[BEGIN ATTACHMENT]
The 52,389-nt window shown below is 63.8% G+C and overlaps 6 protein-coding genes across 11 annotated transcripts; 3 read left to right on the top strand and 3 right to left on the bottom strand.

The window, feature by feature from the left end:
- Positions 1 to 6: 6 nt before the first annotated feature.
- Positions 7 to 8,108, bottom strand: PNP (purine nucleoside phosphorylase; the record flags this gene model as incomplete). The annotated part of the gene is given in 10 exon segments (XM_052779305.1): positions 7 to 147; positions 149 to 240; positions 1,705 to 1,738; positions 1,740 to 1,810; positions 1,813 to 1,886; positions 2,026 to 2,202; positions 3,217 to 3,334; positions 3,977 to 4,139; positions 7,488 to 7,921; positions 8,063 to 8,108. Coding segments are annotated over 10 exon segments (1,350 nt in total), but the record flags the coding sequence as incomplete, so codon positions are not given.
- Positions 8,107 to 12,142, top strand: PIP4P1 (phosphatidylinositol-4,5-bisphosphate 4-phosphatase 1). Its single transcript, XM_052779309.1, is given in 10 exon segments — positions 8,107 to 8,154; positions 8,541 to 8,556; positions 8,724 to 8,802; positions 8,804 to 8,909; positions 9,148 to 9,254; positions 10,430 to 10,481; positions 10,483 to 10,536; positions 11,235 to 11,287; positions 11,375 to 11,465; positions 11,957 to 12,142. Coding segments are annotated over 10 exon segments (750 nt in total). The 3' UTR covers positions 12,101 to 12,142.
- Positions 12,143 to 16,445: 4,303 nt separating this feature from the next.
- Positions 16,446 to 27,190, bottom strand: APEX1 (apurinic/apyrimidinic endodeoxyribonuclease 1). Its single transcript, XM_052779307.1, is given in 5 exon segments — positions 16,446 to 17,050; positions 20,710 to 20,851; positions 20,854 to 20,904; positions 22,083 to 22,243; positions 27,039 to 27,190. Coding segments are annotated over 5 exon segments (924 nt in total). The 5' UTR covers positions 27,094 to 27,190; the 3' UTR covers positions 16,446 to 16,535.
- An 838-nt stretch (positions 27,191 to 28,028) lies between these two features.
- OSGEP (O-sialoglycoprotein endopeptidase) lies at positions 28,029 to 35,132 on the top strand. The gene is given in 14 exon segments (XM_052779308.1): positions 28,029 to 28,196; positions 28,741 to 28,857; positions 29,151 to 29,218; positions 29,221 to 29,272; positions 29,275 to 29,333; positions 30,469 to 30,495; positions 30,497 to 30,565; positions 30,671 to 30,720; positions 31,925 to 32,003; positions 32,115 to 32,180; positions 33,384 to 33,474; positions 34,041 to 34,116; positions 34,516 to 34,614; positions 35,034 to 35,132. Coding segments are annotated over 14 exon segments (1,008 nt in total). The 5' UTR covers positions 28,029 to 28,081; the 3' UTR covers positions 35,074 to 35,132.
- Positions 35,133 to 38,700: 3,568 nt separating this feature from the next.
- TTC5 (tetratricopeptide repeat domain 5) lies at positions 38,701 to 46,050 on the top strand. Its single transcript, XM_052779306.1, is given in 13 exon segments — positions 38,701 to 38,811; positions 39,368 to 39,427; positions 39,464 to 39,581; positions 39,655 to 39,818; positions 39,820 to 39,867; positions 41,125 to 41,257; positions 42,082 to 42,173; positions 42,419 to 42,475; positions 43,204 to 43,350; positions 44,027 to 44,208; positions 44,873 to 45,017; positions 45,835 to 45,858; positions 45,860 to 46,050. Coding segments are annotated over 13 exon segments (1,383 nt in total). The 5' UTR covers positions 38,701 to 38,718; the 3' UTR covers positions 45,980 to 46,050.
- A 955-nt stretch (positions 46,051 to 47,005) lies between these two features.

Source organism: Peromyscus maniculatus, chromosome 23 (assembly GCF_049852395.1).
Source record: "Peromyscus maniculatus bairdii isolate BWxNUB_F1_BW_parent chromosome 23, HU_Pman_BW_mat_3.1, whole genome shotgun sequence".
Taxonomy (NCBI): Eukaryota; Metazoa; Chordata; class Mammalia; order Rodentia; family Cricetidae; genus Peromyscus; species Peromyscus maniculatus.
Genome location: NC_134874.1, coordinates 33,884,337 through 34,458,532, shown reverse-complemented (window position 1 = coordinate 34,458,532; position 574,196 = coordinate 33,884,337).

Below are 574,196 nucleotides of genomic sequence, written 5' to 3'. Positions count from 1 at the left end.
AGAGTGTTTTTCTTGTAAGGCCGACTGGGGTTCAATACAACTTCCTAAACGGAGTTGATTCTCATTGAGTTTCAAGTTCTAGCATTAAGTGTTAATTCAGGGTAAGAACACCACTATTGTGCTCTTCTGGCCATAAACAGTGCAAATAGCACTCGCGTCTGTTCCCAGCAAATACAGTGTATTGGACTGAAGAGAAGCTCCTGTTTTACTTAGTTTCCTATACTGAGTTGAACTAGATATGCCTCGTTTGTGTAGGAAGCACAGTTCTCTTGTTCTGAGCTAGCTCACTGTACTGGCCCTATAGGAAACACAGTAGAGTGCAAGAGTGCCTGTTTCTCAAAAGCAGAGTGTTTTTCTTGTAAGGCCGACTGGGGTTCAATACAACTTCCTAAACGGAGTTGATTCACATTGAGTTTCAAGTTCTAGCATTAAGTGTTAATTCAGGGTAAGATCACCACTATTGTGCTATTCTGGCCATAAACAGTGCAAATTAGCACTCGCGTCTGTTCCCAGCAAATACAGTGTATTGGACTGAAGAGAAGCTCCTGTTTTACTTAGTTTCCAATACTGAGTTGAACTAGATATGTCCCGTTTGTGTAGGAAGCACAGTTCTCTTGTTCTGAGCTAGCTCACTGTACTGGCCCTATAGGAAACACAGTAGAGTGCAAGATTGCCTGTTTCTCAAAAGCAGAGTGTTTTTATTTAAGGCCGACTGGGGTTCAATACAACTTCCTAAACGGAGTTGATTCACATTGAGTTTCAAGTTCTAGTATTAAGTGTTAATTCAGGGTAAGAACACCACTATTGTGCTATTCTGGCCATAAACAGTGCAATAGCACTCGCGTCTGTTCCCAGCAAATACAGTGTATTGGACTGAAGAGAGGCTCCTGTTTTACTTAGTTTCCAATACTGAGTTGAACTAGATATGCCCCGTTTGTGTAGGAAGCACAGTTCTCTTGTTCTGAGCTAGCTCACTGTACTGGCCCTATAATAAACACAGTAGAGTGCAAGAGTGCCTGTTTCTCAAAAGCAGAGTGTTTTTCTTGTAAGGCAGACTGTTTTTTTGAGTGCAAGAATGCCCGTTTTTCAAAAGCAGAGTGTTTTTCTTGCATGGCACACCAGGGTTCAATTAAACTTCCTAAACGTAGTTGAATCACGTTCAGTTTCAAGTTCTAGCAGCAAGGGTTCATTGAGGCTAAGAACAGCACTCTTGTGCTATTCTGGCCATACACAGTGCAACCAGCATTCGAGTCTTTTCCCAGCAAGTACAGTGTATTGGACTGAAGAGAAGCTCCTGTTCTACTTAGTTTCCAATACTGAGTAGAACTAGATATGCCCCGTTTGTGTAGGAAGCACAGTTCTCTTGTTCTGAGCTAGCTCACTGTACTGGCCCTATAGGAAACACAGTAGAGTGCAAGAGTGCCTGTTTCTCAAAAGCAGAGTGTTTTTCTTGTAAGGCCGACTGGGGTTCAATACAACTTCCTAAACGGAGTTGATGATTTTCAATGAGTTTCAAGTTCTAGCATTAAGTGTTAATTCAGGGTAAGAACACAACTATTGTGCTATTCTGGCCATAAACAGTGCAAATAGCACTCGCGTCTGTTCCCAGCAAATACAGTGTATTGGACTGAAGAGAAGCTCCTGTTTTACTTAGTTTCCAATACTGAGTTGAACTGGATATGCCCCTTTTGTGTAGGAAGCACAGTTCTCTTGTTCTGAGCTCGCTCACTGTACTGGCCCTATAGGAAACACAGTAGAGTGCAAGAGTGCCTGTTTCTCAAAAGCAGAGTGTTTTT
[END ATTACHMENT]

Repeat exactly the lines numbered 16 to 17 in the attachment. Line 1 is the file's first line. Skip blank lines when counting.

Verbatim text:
Genome location: NC_134874.1, coordinates 33,884,337 through 34,458,532, shown reverse-complemented (window position 1 = coordinate 34,458,532; position 574,196 = coordinate 33,884,337).

Below are 574,196 nucleotides of genomic sequence, written 5' to 3'. Positions count from 1 at the left end.